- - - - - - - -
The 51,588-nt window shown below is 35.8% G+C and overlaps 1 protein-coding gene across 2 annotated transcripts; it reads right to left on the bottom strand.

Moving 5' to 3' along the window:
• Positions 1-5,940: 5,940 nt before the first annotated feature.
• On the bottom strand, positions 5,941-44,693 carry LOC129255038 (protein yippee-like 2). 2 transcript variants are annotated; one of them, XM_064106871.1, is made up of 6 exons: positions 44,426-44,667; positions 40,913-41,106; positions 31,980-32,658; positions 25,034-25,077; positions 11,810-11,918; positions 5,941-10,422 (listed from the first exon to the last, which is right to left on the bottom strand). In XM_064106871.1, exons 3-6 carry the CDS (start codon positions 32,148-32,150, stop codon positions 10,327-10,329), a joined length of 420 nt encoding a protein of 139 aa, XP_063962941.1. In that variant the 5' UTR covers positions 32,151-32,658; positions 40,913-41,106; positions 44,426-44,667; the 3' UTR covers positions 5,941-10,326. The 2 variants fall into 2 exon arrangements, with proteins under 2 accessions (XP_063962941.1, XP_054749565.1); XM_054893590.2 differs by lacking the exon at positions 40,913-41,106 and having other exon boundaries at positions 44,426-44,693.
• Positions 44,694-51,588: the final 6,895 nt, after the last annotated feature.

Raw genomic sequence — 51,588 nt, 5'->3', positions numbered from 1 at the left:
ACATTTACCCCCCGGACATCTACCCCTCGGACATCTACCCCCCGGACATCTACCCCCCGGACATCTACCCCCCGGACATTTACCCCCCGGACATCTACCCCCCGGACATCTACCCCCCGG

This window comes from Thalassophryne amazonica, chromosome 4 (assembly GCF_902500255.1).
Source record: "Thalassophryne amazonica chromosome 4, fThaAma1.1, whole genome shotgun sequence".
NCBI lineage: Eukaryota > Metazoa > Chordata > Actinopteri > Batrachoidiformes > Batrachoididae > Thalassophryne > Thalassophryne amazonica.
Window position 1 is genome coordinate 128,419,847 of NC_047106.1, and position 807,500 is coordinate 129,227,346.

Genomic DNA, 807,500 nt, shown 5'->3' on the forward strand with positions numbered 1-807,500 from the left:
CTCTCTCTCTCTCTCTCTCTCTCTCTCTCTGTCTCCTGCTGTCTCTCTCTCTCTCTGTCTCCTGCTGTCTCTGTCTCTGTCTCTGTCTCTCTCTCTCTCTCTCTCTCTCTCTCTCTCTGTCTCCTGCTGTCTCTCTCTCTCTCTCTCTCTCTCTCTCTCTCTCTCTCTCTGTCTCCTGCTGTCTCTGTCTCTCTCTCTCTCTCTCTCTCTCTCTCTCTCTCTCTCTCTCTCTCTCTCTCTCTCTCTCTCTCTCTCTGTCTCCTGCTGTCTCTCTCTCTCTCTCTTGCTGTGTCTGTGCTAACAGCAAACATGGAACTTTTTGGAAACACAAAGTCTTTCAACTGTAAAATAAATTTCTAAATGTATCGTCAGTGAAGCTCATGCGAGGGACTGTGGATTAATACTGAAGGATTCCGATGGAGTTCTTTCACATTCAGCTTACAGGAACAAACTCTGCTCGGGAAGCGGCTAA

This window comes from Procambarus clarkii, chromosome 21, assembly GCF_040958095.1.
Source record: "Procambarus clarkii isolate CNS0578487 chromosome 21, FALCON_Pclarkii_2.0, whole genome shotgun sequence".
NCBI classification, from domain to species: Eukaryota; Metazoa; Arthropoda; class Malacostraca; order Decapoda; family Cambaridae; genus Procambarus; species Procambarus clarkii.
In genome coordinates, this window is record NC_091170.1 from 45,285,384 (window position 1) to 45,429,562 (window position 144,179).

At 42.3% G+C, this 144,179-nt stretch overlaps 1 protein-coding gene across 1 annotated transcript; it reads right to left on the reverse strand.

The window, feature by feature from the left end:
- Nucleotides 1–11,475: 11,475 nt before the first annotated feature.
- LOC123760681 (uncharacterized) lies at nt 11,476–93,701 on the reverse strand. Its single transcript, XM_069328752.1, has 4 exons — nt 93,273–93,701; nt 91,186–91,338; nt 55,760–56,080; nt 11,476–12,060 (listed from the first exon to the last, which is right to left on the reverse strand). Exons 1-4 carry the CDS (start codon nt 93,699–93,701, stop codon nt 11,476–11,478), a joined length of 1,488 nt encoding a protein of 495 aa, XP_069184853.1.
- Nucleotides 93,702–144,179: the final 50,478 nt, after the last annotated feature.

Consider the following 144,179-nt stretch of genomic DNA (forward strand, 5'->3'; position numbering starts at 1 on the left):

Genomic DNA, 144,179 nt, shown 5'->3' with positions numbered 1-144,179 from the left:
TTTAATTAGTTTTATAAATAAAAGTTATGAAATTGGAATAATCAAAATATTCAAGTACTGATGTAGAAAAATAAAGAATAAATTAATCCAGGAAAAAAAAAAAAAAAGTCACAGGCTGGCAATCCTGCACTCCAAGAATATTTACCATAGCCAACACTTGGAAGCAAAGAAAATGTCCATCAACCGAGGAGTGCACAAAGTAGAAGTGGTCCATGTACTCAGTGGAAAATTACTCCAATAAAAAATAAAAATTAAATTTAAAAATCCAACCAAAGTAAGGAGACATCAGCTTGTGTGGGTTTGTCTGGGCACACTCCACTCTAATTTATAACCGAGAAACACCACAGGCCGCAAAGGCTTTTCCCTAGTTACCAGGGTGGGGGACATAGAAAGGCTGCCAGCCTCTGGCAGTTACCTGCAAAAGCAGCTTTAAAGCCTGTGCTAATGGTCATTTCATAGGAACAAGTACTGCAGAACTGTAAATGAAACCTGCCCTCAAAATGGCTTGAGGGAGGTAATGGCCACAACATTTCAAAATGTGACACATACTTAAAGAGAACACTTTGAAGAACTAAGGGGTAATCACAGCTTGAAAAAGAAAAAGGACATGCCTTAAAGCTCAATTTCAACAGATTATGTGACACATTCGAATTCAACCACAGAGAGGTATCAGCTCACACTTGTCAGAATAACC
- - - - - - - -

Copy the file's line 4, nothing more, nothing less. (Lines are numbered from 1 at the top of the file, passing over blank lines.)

• On the bottom strand, positions 5,941-44,693 carry LOC129255038 (protein yippee-like 2). 2 transcript variants are annotated; one of them, XM_064106871.1, is made up of 6 exons: positions 44,426-44,667; positions 40,913-41,106; positions 31,980-32,658; positions 25,034-25,077; positions 11,810-11,918; positions 5,941-10,422 (listed from the first exon to the last, which is right to left on the bottom strand). In XM_064106871.1, exons 3-6 carry the CDS (start codon positions 32,148-32,150, stop codon positions 10,327-10,329), a joined length of 420 nt encoding a protein of 139 aa, XP_063962941.1. In that variant the 5' UTR covers positions 32,151-32,658; positions 40,913-41,106; positions 44,426-44,667; the 3' UTR covers positions 5,941-10,326. The 2 variants fall into 2 exon arrangements, with proteins under 2 accessions (XP_063962941.1, XP_054749565.1); XM_054893590.2 differs by lacking the exon at positions 40,913-41,106 and having other exon boundaries at positions 44,426-44,693.